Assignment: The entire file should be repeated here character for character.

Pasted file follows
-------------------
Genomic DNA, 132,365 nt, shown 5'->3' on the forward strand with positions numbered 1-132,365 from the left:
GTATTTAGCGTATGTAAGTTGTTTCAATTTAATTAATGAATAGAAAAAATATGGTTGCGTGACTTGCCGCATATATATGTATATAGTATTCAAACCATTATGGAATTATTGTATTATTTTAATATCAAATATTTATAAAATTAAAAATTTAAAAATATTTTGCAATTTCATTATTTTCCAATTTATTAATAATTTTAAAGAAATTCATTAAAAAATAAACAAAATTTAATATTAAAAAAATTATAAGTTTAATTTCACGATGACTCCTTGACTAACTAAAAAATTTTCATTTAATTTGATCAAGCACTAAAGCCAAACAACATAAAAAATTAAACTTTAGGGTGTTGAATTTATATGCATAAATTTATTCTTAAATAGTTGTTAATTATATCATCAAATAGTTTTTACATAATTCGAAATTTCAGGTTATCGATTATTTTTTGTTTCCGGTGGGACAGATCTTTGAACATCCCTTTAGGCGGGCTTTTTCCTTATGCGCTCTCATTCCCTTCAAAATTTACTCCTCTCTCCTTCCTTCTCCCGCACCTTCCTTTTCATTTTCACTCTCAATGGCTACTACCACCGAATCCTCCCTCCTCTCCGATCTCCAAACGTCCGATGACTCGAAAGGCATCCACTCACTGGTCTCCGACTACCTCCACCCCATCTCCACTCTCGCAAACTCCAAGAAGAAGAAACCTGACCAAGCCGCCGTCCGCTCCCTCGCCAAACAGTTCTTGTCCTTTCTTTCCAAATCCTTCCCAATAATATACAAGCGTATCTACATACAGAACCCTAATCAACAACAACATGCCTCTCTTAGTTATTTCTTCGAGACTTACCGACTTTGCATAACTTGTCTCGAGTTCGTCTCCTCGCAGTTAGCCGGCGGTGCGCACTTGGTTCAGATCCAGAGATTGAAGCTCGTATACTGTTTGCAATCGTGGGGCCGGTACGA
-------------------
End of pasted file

Genomic DNA, 132,365 nt, shown 5'->3' on the forward strand with positions numbered 1-132,365 from the left:
GTATTTAGCGTATGTAAGTTGTTTCAATTTAATTAATGAATAGAAAAAATATGGTTGCGTGACTTGCCGCATATATATGTATATAGTATTCAAACCATTATGGAATTATTGTATTATTTTAATATCAAATATTTATAAAATTAAAAATTTAAAAATATTTTGCAATTTCATTATTTTCCAATTTATTAATAATTTTAAAGAAATTCATTAAAAAATAAACAAAATTTAATATTAAAAAAATTATAAGTTTAATTTCACGATGACTCCTTGACTAACTAAAAAATTTTCATTTAATTTGATCAAGCACTAAAGCCAAACAACATAAAAAATTAAACTTTAGGGTGTTGAATTTATATGCATAAATTTATTCTTAAATAGTTGTTAATTATATCATCAAATAGTTTTTACATAATTCGAAATTTCAGGTTATCGATTATTTTTTGTTTCCGGTGGGACAGATCTTTGAACATCCCTTTAGGCGGGCTTTTTCCTTATGCGCTCTCATTCCCTTCAAAATTTACTCCTCTCTCCTTCCTTCTCCCGCACCTTCCTTTTCATTTTCACTCTCAATGGCTACTACCACCGAATCCTCCCTCCTCTCCGATCTCCAAACGTCCGATGACTCGAAAGGCATCCACTCACTGGTCTCCGACTACCTCCACCCCATCTCCACTCTCGCAAACTCCAAGAAGAAGAAACCTGACCAAGCCGCCGTCCGCTCCCTCGCCAAACAGTTCTTGTCCTTTCTTTCCAAATCCTTCCCAATAATATACAAGCGTATCTACATACAGAACCCTAATCAACAACAACATGCCTCTCTTAGTTATTTCTTCGAGACTTACCGACTTTGCATAACTTGTCTCGAGTTCGTCTCCTCGCAGTTAGCCGGCGGTGCGCACTTGGTTCAGATCCAGAGATTGAAGCTCGTATACTGTTTGCAATCGTGGGGCCGGTACGA